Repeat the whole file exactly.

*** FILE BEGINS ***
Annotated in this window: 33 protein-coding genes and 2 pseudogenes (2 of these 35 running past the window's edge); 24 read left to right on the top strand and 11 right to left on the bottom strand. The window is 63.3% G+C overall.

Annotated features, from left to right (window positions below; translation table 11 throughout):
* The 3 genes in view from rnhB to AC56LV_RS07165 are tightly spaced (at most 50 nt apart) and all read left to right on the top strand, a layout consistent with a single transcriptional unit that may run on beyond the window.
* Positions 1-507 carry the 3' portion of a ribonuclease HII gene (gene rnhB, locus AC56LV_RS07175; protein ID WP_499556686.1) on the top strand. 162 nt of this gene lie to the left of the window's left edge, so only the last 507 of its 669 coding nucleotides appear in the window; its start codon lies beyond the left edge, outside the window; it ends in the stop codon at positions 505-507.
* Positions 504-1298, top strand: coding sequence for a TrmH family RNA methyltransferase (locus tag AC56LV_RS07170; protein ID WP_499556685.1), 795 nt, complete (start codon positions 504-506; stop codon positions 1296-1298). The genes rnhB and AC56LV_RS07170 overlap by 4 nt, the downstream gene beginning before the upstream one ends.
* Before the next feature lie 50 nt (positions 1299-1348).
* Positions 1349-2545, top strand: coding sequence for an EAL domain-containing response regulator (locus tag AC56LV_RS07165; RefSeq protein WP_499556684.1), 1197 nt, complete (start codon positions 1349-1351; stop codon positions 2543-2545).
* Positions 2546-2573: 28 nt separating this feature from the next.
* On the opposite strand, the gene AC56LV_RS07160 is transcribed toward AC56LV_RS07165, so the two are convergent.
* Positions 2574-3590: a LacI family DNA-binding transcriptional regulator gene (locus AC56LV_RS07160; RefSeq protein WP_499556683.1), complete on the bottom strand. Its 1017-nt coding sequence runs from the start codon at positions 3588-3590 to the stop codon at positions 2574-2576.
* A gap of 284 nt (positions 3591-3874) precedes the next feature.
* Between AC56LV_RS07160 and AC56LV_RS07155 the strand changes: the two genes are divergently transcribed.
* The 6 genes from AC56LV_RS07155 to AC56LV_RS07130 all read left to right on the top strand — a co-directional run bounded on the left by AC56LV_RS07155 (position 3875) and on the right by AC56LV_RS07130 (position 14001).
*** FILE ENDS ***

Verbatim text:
Annotated in this window: 33 protein-coding genes and 2 pseudogenes (2 of these 35 running past the window's edge); 24 read left to right on the top strand and 11 right to left on the bottom strand. The window is 63.3% G+C overall.

Annotated features, from left to right (window positions below; translation table 11 throughout):
* The 3 genes in view from rnhB to AC56LV_RS07165 are tightly spaced (at most 50 nt apart) and all read left to right on the top strand, a layout consistent with a single transcriptional unit that may run on beyond the window.
* Positions 1-507 carry the 3' portion of a ribonuclease HII gene (gene rnhB, locus AC56LV_RS07175; protein ID WP_499556686.1) on the top strand. 162 nt of this gene lie to the left of the window's left edge, so only the last 507 of its 669 coding nucleotides appear in the window; its start codon lies beyond the left edge, outside the window; it ends in the stop codon at positions 505-507.
* Positions 504-1298, top strand: coding sequence for a TrmH family RNA methyltransferase (locus tag AC56LV_RS07170; protein ID WP_499556685.1), 795 nt, complete (start codon positions 504-506; stop codon positions 1296-1298). The genes rnhB and AC56LV_RS07170 overlap by 4 nt, the downstream gene beginning before the upstream one ends.
* Before the next feature lie 50 nt (positions 1299-1348).
* Positions 1349-2545, top strand: coding sequence for an EAL domain-containing response regulator (locus tag AC56LV_RS07165; RefSeq protein WP_499556684.1), 1197 nt, complete (start codon positions 1349-1351; stop codon positions 2543-2545).
* Positions 2546-2573: 28 nt separating this feature from the next.
* On the opposite strand, the gene AC56LV_RS07160 is transcribed toward AC56LV_RS07165, so the two are convergent.
* Positions 2574-3590: a LacI family DNA-binding transcriptional regulator gene (locus AC56LV_RS07160; RefSeq protein WP_499556683.1), complete on the bottom strand. Its 1017-nt coding sequence runs from the start codon at positions 3588-3590 to the stop codon at positions 2574-2576.
* A gap of 284 nt (positions 3591-3874) precedes the next feature.
* Between AC56LV_RS07160 and AC56LV_RS07155 the strand changes: the two genes are divergently transcribed.
* The 6 genes from AC56LV_RS07155 to AC56LV_RS07130 all read left to right on the top strand — a co-directional run bounded on the left by AC56LV_RS07155 (position 3875) and on the right by AC56LV_RS07130 (position 14001).